Weight cutting is the practice of rapidly attempting to lose weight prior to a sporting competition. It most frequently happens in order to qualify for a lower weight class (usually in combat sports, where weight is a significant advantage) or in sports where it is advantageous to weigh as little as possible. Many athletes think of weight cutting as an art, and there are many things that must be considered during cutting weight including total amount of weight to be lost, how much time you will have to rehydrate, the duration of the event in which you will be competing, as well as several other factors.
Those that know me or have trained with me also know that I generally cut between between four and eight pounds the week of a tournament. For those of you who do not know me, I train and compete in Brazilian Jiu Jitsu. Many BJJ tournaments weigh the competitors on the day of the tournament, moments before they compete. In the past, I have had trouble feeling my best after cutting weight the week of a tournament. So I decided to write this article, to give the average competitor insight into cutting weight.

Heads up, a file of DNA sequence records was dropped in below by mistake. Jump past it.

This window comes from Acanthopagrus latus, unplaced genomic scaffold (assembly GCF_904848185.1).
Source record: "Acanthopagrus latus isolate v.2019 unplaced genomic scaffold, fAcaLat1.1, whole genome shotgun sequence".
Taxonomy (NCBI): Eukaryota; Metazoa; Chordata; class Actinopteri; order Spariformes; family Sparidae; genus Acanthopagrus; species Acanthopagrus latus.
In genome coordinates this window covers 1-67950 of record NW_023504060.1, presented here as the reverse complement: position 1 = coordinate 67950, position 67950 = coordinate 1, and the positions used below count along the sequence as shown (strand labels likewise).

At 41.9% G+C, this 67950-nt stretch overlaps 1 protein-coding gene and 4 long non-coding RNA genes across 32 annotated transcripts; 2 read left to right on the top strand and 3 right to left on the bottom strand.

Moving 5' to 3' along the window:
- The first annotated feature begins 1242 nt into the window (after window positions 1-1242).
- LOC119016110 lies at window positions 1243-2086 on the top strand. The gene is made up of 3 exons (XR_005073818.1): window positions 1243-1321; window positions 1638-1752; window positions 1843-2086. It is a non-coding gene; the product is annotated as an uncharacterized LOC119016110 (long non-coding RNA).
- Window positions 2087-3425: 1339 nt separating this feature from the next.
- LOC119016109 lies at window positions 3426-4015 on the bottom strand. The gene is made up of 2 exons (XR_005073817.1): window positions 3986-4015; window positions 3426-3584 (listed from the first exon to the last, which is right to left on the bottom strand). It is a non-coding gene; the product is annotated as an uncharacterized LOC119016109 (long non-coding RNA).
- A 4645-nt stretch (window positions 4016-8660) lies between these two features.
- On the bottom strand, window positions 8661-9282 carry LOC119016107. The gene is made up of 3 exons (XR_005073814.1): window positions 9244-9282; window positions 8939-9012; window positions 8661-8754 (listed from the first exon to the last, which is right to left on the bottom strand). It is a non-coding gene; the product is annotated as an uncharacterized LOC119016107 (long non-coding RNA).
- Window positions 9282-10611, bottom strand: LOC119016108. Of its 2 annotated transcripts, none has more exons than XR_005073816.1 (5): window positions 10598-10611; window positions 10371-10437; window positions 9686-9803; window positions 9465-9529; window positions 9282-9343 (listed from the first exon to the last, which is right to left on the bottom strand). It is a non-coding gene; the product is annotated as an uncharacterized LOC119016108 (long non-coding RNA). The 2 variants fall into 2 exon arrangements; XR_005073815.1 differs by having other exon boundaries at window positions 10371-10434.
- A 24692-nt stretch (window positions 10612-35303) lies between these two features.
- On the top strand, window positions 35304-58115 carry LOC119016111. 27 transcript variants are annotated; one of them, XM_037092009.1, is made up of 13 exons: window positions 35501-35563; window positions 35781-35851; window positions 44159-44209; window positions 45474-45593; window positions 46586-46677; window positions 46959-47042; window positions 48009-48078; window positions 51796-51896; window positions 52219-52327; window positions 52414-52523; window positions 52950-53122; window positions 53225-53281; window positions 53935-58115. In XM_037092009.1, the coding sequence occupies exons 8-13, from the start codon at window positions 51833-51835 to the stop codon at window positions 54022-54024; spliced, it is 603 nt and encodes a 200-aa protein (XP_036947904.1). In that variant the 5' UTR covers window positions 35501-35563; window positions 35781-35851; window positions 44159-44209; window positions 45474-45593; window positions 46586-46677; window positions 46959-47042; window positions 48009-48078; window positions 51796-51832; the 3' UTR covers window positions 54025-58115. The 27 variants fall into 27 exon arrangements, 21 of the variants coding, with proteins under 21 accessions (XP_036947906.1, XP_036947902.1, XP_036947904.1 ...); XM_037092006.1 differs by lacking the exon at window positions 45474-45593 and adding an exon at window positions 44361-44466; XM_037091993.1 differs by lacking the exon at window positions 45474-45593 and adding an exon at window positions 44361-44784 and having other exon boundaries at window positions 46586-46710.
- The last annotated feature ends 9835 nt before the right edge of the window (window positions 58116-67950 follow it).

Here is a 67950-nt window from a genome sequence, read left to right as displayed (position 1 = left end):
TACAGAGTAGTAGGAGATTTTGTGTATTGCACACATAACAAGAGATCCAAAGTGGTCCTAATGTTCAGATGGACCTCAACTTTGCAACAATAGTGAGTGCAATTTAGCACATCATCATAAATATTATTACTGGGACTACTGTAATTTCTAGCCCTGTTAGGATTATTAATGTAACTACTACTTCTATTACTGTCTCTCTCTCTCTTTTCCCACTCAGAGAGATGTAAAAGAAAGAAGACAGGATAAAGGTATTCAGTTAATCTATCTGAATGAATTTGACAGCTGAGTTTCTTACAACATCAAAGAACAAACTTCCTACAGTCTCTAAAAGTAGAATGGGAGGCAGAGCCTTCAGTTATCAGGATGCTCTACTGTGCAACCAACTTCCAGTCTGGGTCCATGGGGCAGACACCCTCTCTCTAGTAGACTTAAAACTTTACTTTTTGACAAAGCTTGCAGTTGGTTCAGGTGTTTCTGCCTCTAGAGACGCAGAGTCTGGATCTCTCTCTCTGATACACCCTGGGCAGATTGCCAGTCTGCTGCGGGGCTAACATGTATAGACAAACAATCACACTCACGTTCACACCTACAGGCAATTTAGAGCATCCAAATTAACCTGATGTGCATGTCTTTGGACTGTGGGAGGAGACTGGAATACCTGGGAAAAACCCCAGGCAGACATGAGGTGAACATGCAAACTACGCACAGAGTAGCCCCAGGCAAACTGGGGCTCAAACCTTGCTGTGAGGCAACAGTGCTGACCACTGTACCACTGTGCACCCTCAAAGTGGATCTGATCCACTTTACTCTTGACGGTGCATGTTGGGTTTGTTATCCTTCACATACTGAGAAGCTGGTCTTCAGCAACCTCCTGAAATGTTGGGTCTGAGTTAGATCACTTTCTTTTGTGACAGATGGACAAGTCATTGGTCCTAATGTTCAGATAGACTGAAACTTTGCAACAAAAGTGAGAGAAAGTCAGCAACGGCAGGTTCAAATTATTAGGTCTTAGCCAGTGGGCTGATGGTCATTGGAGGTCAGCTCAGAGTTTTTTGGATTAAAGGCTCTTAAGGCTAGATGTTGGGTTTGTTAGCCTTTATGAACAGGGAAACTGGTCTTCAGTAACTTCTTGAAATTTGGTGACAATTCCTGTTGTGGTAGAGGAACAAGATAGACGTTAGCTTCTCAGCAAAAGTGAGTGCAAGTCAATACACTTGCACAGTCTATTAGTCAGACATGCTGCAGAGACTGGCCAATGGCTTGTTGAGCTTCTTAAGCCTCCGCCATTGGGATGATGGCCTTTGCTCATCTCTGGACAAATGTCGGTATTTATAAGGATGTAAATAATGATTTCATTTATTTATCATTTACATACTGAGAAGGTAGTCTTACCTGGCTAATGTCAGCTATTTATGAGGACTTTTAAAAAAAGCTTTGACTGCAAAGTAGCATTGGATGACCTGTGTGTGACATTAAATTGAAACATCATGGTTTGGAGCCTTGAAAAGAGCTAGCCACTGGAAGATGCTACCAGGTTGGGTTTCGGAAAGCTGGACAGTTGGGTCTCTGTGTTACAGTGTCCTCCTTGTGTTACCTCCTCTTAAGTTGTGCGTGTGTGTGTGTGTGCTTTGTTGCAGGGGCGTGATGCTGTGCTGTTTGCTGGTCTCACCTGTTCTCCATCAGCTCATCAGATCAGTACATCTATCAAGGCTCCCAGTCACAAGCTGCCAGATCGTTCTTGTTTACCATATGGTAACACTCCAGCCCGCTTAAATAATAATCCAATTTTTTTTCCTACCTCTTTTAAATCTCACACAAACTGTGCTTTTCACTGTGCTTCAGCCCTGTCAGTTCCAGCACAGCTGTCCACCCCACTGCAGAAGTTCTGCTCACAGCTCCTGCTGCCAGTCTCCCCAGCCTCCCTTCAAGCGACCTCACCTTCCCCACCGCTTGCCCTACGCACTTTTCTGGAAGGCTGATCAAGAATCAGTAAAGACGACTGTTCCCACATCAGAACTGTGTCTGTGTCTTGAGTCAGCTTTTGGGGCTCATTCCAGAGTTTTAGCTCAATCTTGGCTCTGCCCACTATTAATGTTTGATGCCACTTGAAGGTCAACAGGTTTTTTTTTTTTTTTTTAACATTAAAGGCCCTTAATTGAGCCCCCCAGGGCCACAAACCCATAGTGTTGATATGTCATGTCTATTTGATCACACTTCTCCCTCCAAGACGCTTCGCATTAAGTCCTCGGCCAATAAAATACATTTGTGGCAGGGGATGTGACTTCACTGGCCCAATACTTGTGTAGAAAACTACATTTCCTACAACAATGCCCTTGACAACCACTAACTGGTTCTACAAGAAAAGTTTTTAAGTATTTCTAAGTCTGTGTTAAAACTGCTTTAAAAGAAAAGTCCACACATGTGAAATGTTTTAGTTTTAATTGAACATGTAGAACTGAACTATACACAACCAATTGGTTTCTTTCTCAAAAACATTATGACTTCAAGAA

Cutting water weight for a jiu jitsu tournament is never good, but is sometimes needed. Although, proper diet and exercise can eliminate cutting from becoming a necessity. But what is the max one should lose in order to avoid the effects of the cut you may ask? The human body is made up of about 65% water, but be advised that this percentage depends on various health conditions an daily water intake. Most nutritionists and doctors do not recommend losing more than 5% of your body weight through dehydration. Information like this is essential for beginner boxers who are new to the sport. This is via US Combat Sports article about gloves.
For example, I weigh 200 pounds, so if 5% percent is the max recommendation via dehydration, then I should not lose more than 10 pounds of water weight. As many of us know, professional athletes will lose more than this, but those athletes are under intense supervision and have set programs to help them recover afterwards. Also, keep in mind that cutting water weight has side effects, some of which include decreased performance and a higher possibility of injury due to dehydrated muscles.
I hope the information above has been useful if you are cutting water in the near future. Remember to take into consideration in which tournament you will be competing prior to deciding whether or not to cut. Many tournaments require you to weigh in the day before, which allows plenty of time to rehydrate and recover. International Brazilian Jiu Jitsu Federation (IBJJF) tournaments, weigh-ins are moments prior to your first match. From my past experience with IBJJF, you do not have enough time to fully recover or rehydrate from when you weigh-in to when you are on deck to compete. Also, be sure to check with your doctor or nutritionist if this is something you really decide to do.
*Note: Clearly, I am not a doctor, nutritionist, or a specialist in cutting water weight. I have simply relayed my past experiences and information I have researched.